Nothing better exemplified the weak state of the Oregon market than the Chalice receivership sale (see: Chalice Receivership Update: Weak Market, Insiders Pounce). Interest was scant, offers were few, and ultimately 20+ businesses sold for a mere $3 million. Last year at this time, I observed that Chalice was one of the largest operators in Oregon, trailing only Nectar Markets. Today, in one of the biggest Oregon cannabis stories of 2023, the Canadian heavy has gone belly up, to the detriment of stiffed creditors and hapless employees.

Tough year for OLCC

If one state agency should be happy to leave 2023 behind, it’s got to be OLCC. I explained in an earlier post that OLCC and the cannabis industry were “at a nadir with two-bit scandals” this spring. Stellar investigative reporting around OLCC’s handling of the La Mota chain caused the Oregon Secretary of State to resign, but also lead to some unfortunate, reactionary rules for the cannabis industry (more on that below). Separately, the OLCC’s Executive Director resigned as well, in the context of separate misconduct.

Most recently, the Commission got some good news in that the former Secretary of State’s cannabis program audit will stand, albeit with a disclaimer. This should help turn the page on a difficult chapter for pretty much everyone, and give the Commission room to maneuver. As an aside, one former OLCC official commented that the audit “reads like a Leafly blog”, due to its general and specific recommendations to loosen regulatory strictures. Industry favored those findings obviously, so it’s a shame the process was tarred.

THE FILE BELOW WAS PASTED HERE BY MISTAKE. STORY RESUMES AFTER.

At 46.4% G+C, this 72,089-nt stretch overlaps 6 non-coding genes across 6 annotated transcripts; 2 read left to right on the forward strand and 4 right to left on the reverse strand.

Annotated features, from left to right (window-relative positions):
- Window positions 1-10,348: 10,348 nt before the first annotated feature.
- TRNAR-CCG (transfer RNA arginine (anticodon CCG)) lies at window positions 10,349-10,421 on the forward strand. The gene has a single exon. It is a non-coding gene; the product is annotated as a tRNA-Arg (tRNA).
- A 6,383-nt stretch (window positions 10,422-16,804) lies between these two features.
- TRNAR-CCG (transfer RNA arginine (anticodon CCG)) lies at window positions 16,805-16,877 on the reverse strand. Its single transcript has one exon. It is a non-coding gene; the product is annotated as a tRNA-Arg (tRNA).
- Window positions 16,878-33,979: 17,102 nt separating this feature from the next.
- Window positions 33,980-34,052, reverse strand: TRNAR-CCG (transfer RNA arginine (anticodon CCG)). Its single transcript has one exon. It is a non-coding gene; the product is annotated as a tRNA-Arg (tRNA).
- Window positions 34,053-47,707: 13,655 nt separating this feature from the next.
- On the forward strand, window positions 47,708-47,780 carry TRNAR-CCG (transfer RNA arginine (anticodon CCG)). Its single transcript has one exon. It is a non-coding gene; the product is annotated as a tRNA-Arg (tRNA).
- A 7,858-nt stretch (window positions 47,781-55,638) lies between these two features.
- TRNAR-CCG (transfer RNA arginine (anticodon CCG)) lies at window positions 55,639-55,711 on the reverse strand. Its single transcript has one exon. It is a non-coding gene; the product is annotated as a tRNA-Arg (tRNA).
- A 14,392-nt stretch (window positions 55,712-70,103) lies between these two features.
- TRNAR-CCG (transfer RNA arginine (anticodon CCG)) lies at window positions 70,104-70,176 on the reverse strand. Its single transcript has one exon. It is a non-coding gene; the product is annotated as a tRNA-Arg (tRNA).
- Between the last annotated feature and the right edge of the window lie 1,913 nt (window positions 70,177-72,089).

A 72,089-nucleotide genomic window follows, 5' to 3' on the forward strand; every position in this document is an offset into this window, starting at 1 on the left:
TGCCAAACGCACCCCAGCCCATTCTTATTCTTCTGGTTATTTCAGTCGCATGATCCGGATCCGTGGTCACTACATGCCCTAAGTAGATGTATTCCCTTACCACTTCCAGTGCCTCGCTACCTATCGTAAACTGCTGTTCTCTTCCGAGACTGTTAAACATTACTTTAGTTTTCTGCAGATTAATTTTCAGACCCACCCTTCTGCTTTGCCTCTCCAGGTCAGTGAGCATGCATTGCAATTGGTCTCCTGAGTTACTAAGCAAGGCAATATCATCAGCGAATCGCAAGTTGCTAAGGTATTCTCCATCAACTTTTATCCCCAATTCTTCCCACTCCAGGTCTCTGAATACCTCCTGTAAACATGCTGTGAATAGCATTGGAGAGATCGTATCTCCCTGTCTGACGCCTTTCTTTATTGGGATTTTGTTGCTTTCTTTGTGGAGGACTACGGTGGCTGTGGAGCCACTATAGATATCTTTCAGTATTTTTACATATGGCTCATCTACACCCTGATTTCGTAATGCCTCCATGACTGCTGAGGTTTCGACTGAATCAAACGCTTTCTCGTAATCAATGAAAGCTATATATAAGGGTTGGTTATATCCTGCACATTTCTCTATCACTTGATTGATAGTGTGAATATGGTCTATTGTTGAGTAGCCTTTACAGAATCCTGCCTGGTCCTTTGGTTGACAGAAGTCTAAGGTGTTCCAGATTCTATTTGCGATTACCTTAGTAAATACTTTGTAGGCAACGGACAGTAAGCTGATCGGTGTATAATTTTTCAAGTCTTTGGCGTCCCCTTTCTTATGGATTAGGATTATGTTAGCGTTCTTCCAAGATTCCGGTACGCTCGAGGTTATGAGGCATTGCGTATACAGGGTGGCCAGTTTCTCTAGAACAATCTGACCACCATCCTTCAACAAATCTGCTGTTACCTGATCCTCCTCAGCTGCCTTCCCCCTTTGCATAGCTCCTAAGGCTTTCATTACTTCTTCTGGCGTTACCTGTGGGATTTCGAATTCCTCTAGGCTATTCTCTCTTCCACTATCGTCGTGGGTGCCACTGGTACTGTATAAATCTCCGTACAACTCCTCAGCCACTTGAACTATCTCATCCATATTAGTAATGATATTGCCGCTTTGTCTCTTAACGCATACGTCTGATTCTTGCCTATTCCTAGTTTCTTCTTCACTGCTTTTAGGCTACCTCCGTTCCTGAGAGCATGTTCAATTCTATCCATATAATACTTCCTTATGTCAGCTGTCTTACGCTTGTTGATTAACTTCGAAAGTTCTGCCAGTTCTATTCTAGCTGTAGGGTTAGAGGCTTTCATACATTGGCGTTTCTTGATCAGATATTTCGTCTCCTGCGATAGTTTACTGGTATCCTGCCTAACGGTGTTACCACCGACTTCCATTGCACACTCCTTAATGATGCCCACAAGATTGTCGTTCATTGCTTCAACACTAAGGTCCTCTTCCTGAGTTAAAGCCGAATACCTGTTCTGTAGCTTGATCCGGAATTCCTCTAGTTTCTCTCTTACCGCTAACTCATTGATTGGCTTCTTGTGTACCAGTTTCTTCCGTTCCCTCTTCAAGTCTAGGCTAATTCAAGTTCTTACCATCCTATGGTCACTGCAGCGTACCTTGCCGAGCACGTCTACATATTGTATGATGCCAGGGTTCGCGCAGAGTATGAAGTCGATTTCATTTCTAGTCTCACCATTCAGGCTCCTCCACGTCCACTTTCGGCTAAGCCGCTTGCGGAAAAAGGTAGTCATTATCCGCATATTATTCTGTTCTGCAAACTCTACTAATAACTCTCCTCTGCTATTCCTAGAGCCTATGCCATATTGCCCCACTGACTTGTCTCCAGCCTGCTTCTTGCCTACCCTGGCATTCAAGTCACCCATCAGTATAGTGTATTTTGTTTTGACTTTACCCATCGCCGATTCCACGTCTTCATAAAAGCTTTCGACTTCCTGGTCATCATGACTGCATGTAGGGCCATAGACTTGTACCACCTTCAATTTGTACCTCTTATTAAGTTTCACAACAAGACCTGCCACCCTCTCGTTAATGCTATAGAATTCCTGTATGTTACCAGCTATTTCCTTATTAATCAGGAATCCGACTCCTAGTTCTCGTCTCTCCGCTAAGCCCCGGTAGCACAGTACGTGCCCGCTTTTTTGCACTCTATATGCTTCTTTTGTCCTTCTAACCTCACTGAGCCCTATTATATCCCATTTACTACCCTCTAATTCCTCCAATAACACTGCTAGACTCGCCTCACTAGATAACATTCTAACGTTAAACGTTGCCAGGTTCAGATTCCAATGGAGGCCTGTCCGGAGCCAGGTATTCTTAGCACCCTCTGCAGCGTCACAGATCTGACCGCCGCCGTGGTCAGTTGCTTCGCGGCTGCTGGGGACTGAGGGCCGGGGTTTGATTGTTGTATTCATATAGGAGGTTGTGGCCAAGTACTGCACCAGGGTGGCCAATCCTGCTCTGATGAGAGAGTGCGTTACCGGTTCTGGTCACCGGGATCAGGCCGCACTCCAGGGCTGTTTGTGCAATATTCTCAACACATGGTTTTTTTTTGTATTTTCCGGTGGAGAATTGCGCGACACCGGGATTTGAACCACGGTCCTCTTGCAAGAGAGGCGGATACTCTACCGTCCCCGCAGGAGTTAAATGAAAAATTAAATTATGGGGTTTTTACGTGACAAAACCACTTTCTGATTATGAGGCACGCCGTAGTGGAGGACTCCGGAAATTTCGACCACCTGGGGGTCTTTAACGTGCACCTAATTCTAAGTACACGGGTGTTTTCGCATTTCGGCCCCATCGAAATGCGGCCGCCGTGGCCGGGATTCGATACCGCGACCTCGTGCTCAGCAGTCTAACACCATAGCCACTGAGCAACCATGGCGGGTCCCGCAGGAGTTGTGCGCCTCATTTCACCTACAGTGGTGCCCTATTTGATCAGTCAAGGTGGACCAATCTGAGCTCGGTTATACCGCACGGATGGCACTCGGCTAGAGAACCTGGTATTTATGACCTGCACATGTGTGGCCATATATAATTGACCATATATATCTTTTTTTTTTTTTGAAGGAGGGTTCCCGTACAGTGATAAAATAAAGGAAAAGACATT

In my view, however, a key issue with OLCC remains unaddressed, and that is the Commission’s disparate treatment of large and small cannabis companies (see: The Real OLCC Scandal is that There are Two Sets of Rules). OLCC has allowed the largest Oregon cannabis retailers to coast after citing them for significant and repeated violations– including allegations of cannabis diversion. Small businesses get their tickets punched for less. In all, I see scant rhyme or reason to OLCC’s erratic enforcement efforts.

New rules, highlighted by tax compliance (forever) and aspergillus testing (for a minute)

The Oregon regulatory landscape is ever changing. We had new rules to kick off the year, followed by new laws passed in Salem. Rulemaking commenced throughout the fall per usual. The biggest change, however, was the advent of “emergency” (and now permanent) tax compliance rules that arose from the La Mota scandal referenced above. All retailers and their “applicant” owners (but not producers or processors or wholesalers) are now required to certify tax compliance with OLCC via the Oregon Department of Revenue, to renew or transfer a marijuana license. Here in the office, we’ve seen the rules impact quite a few renewals and sales already.

Another huge story in Oregon cannabis for 2023 involves a rule that came and went, regarding aspergillus testing. In March, the Oregon Health Authority (OHA) promulgated a rule that required marijuana testing for certain microbiological contaminants, including aspergillus. The Cannabis Industry Alliance (CIAO) and others filed a motion for emergency relief. These parties won a temporary “stay of enforcement” of the rule, pending completion of judicial review. Rather than defend the rule at a subsequent hearing, OHA withdrew it. And doesn’t appear to want a second bite at the apple.